My heart aches for the years that passed when I did not fully appreciate the importance of the practice of honoring the spirit. In as much as I wish I acknowledged far more students much more regularly for their gifts of character, I am saddened by how I didn’t know how the practice would enrich me, my view of the world and my own spirit. You see, when you authentically honor the spirit in others each day, you finish the day with an overwhelming sense of gratitude which allows you to appreciate and celebrate life as it unfolds whether through trials or small graces. I have taken to telling people I have the best job in the world and it is not only those moments when I take the time to see and acknowledge the virtues in my students that make it so, it is also the sense of belonging and community that emerge out of making it a daily practice.

To gather more wisdom from other “gifted” bloggers, click on the graphic below or follow this link.

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Dark Nights and Sleeplessness: A Shadow Side of Giftedness

I have had a number of  students who are gifted identify that a lack of sleep has impacted their ability to cope emotionally to the stress of the classroom, reporting having thoughts that would not let them drift off. My heart aches for those whose imagination and emotional sensitivities render them particularly vulnerable when the hurts of the day run away the dark side of the imagination at night. Are gifted students more prone to this struggle? A study completed by Harrison and van Haneghan (2011) utilized a Likert scale to measure insomnia and the OEII questionaire to measure overexcitabilities in two different populations of students, one identified as gifted. In the study, “the imaginational overexcitability and emotional overexcitability were significantly related to insomnia” and that “giftedness had a significant relationship to insomnia”(p.686). Although the study recognized many limitations in that there were many factors that were not considered in what might be responsible for the anxiety the students were experiencing, it does offer insight into my own observations.

There are several strategies that I have used to support these intensely emotional and highly imaginative individuals. The first is to never downplay the emotions, even if the incident that created it appears insignificant. I have had conversations around the idea that not everyone experiences emotions to the same degree and that the intensity can take us to very positive realms as well so learning to accept and understand them as part of ourselves is important. Understanding that not everyone shares the intensity can also assist in mediating what might be seen as harmful intent on the part of others. The second is to focus on the virtue that might be driving the emotion. Sometimes it is our sense excellence, compassion or justice that can in part be responsible for intense reaction to something that does not honour that aspect of ourselves. Calling on virtues like flexibility, detachment and mercy can help us move beyond being stuck in that emotion. A third strategy has been to let the imagination go wild. Dream up fantastic tales about ways our super-hero alter-ego deals with the problem in another realm. Amazingly enough, they often help us find solutions in this one.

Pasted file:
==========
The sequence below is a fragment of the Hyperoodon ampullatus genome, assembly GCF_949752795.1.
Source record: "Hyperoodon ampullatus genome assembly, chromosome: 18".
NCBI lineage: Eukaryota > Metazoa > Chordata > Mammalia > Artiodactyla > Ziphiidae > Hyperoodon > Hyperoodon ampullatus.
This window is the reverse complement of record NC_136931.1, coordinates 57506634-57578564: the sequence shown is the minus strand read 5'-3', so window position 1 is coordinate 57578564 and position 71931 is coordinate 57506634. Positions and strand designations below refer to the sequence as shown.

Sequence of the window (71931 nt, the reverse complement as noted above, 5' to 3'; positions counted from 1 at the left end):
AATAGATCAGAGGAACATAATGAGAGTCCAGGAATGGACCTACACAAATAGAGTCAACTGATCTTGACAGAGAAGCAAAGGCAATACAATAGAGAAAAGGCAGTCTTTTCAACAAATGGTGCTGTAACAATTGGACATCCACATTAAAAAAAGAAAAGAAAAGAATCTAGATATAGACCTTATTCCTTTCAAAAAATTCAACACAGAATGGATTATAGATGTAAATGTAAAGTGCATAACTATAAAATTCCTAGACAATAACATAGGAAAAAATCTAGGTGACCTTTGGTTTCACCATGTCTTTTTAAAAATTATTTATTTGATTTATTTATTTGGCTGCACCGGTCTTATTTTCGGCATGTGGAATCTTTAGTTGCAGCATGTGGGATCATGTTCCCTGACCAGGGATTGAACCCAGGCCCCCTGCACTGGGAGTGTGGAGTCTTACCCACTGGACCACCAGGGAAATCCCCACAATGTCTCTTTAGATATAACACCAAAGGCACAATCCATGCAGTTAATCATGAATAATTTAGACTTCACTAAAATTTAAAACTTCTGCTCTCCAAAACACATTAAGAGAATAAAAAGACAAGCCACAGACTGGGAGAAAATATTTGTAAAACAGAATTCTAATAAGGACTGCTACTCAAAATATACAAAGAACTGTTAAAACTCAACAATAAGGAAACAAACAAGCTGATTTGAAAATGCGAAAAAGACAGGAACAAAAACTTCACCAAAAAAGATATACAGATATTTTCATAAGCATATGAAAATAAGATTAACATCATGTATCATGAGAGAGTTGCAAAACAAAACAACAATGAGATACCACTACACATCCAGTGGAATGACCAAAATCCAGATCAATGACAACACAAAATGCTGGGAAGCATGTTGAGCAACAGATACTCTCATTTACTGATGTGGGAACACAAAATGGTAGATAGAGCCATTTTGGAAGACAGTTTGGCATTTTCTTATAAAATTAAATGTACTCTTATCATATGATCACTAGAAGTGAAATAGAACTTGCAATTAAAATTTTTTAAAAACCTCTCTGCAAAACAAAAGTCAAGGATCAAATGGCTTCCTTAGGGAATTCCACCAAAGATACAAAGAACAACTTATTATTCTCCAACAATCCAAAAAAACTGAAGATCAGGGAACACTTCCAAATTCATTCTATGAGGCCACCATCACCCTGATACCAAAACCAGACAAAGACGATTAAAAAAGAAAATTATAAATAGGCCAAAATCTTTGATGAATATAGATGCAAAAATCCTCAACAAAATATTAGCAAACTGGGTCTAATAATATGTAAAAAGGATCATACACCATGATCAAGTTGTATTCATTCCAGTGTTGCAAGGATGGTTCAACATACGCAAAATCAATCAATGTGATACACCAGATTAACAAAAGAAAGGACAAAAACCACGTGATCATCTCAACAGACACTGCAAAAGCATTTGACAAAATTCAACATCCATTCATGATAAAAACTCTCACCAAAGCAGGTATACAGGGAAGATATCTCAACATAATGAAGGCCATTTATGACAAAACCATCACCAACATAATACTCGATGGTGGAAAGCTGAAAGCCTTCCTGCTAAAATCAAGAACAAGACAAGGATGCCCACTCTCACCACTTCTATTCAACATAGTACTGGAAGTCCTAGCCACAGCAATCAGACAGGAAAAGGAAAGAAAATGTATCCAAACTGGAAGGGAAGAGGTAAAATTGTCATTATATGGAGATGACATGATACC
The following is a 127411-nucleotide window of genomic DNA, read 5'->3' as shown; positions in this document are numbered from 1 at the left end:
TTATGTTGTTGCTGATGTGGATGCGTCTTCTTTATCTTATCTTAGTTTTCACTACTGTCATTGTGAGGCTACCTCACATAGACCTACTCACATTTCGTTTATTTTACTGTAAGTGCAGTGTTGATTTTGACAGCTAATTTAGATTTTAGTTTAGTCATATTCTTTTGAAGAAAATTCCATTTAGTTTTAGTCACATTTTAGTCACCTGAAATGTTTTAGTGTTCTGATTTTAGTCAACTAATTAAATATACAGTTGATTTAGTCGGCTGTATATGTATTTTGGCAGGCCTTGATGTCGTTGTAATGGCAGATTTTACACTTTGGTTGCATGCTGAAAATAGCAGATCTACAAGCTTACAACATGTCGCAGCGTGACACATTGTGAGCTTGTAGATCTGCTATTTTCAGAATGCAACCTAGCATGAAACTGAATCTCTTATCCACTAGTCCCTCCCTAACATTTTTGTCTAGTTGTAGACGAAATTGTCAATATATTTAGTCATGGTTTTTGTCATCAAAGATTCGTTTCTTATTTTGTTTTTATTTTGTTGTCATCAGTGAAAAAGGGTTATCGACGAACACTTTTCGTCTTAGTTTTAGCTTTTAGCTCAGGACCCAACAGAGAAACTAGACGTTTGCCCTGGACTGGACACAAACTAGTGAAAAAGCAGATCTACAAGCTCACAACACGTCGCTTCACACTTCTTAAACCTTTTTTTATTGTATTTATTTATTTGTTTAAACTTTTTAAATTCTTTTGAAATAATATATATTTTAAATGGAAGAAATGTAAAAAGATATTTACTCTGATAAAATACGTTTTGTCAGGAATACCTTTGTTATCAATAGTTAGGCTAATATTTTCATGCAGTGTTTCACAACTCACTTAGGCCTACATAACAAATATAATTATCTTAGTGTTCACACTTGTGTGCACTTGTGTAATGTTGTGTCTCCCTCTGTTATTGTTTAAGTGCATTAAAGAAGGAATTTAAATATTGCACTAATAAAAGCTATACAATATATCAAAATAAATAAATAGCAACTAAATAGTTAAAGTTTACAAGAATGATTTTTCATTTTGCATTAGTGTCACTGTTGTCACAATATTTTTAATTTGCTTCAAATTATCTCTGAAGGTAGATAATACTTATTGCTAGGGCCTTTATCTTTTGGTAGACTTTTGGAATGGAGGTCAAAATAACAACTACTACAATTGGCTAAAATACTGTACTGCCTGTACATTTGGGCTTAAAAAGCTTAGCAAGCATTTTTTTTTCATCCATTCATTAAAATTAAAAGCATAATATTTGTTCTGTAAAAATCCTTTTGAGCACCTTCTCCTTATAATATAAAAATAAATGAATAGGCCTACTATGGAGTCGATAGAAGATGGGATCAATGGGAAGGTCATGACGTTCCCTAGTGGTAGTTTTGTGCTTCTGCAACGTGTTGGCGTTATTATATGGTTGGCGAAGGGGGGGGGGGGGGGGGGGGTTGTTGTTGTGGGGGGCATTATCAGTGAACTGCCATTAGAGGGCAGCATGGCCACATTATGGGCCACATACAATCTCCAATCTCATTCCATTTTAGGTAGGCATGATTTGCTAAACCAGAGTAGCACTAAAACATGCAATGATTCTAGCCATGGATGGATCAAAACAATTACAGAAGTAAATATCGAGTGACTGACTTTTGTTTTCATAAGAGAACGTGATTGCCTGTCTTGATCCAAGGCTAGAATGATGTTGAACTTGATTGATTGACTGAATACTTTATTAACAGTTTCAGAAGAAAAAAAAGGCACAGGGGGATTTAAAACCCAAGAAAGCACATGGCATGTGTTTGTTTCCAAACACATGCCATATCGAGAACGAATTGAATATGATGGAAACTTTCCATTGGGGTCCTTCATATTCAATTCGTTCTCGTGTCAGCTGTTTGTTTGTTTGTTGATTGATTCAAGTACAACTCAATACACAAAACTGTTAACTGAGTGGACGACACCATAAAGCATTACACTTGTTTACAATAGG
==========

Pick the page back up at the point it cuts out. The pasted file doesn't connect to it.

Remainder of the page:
Are these cures for insomnia? The study itself recommends that in addition to individuals gaining better insight into their giftedness that “relaxation techniques and mediation could address the actual physiological aspects involved in insomnia” as well as afternoon exercise and ” having a ritual of reading at night right before bedtime have proven to be quick solutions for insomnia for some gifted students” (p. 690). To explore more issues around sleep, please check out more posts on Hoagies Gifted Blog Hop by clicking here or on the graphic below.

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HARRISON, GE; VAN HANEGHAN, JP. The Gifted and the Shadow of the Night: Dabrowski’s Overexcitabilities and Their Correlation to Insomnia, Death Anxiety, and Fear of the Unknown. Journal for the Education of the Gifted. 34, 4, 669-697, June 1, 2011. ISSN: 0162-3532.

The Gift of Stories and The Gift of Listening To Them

Every day I learn so much from children. It can be very humbling to get down on the floor beside them and get a small glimpse into their worlds. This week, in a kindergarten classroom, a young five year old reminded me of the many stories that children bring to our classrooms that impact their ability to demonstrate their learning.

They were working on learning to write the number of the day, the number seven. “Across the sky and down from heaven, that is how you make a seven,” the teacher chanted as she demonstrated it for the class. As I walked around the classroom seeing how they were doing, I noticed one little boy refusing to make the number. When he saw me watching him, his brow furrowed in defiance.

“Do you need help?” I asked. He frowned at me again before saying, “I hate seven!” I was surprised. “You hate seven?” I said, “I thought seven was everybody’s lucky number.”

“I hate it! My sister is seven and she gets everything and I am only five and I get nothing!” At this point the tears started to form.